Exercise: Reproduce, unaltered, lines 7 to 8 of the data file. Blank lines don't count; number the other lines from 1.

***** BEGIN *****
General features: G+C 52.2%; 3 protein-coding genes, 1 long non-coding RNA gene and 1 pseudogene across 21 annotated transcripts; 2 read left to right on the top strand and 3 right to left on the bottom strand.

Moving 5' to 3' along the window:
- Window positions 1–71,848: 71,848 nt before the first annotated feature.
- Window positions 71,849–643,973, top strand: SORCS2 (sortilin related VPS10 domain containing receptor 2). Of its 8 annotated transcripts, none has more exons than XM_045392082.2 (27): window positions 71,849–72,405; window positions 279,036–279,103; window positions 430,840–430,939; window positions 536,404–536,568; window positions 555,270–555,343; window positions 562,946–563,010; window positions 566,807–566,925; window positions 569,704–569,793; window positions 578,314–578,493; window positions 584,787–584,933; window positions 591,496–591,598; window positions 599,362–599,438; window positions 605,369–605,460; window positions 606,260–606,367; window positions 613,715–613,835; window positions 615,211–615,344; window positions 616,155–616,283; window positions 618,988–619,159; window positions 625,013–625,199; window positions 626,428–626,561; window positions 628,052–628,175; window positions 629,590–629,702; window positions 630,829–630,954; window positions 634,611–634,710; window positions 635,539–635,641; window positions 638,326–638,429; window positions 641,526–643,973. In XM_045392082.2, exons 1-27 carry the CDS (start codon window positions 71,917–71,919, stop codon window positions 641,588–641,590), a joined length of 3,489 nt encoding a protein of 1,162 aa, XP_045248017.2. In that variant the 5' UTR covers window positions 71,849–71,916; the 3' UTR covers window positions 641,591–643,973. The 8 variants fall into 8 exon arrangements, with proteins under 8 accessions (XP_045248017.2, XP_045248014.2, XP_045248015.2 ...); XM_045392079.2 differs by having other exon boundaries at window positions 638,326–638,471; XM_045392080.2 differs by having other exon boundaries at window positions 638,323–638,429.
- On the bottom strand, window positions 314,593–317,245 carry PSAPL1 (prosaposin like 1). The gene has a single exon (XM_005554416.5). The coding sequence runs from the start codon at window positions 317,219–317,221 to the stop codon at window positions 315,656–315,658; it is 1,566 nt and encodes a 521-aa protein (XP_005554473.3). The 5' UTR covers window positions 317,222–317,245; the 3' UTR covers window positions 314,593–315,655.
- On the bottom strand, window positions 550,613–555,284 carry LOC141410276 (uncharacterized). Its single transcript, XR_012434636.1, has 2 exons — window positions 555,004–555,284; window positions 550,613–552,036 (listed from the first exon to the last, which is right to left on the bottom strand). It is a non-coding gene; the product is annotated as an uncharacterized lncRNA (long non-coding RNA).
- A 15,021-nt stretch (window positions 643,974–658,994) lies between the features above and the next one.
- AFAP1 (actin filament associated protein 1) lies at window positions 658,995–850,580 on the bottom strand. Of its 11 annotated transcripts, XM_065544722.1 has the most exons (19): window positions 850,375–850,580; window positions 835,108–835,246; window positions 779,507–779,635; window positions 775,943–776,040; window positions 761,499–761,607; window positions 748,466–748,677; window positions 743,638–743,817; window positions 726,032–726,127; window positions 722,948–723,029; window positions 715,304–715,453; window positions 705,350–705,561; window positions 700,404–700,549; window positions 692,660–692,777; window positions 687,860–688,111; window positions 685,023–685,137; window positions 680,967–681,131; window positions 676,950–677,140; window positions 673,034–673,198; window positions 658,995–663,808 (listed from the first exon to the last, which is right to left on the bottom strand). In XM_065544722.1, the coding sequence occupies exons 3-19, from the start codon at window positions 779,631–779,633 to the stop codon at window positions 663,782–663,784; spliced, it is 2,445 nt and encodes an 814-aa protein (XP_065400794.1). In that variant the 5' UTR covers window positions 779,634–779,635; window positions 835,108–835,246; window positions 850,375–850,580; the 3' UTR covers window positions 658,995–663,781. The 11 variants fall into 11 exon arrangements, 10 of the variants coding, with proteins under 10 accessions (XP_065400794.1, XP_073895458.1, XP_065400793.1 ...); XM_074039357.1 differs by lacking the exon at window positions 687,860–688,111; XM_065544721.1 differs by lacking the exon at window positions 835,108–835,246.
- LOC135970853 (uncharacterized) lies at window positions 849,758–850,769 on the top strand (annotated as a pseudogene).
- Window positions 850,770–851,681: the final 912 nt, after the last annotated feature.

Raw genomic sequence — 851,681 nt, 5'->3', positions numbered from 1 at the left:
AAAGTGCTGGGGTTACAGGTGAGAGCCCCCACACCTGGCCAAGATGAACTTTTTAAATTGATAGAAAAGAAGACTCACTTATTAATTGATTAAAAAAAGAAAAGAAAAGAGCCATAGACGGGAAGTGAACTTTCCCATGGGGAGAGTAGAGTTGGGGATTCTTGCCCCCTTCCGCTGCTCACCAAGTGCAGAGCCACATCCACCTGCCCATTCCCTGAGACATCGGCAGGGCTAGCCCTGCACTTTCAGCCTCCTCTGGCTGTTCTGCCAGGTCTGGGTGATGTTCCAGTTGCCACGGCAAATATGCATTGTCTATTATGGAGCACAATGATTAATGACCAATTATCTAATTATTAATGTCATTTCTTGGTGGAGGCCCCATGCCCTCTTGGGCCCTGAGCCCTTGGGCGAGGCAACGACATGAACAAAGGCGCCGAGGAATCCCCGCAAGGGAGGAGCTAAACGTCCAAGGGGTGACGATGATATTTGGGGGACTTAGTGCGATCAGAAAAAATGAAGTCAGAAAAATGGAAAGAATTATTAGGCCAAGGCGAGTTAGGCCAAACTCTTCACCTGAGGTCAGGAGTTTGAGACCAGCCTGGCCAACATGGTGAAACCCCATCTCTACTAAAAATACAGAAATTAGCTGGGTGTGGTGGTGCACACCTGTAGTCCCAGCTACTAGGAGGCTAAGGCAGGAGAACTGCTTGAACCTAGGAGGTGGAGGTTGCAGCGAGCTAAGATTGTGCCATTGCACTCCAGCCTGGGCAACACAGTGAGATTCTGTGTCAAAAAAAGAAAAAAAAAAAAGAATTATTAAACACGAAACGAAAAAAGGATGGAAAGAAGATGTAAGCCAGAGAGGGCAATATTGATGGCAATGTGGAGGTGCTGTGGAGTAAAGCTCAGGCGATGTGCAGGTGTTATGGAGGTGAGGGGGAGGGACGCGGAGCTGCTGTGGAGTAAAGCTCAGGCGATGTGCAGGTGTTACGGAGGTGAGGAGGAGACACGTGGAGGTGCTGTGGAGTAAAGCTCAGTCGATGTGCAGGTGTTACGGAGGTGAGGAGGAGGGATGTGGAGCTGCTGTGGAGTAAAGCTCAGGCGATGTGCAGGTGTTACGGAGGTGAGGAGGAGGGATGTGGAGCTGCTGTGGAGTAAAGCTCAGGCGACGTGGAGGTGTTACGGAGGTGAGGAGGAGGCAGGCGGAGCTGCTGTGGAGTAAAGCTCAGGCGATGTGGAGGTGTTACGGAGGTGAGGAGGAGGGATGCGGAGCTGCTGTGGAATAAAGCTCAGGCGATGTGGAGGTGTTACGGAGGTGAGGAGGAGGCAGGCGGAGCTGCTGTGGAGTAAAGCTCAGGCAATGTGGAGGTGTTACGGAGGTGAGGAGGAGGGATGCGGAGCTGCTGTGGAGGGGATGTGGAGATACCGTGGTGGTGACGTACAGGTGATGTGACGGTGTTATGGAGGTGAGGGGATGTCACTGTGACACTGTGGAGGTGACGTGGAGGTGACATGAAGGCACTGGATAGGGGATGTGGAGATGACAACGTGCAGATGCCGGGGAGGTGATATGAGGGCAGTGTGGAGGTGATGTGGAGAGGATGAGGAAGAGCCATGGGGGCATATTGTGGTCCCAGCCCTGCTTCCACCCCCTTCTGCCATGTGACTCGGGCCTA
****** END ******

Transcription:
- A 15,021-nt stretch (window positions 643,974–658,994) lies between the features above and the next one.
- AFAP1 (actin filament associated protein 1) lies at window positions 658,995–850,580 on the bottom strand. Of its 11 annotated transcripts, XM_065544722.1 has the most exons (19): window positions 850,375–850,580; window positions 835,108–835,246; window positions 779,507–779,635; window positions 775,943–776,040; window positions 761,499–761,607; window positions 748,466–748,677; window positions 743,638–743,817; window positions 726,032–726,127; window positions 722,948–723,029; window positions 715,304–715,453; window positions 705,350–705,561; window positions 700,404–700,549; window positions 692,660–692,777; window positions 687,860–688,111; window positions 685,023–685,137; window positions 680,967–681,131; window positions 676,950–677,140; window positions 673,034–673,198; window positions 658,995–663,808 (listed from the first exon to the last, which is right to left on the bottom strand). In XM_065544722.1, the coding sequence occupies exons 3-19, from the start codon at window positions 779,631–779,633 to the stop codon at window positions 663,782–663,784; spliced, it is 2,445 nt and encodes an 814-aa protein (XP_065400794.1). In that variant the 5' UTR covers window positions 779,634–779,635; window positions 835,108–835,246; window positions 850,375–850,580; the 3' UTR covers window positions 658,995–663,781. The 11 variants fall into 11 exon arrangements, 10 of the variants coding, with proteins under 10 accessions (XP_065400794.1, XP_073895458.1, XP_065400793.1 ...); XM_074039357.1 differs by lacking the exon at window positions 687,860–688,111; XM_065544721.1 differs by lacking the exon at window positions 835,108–835,246.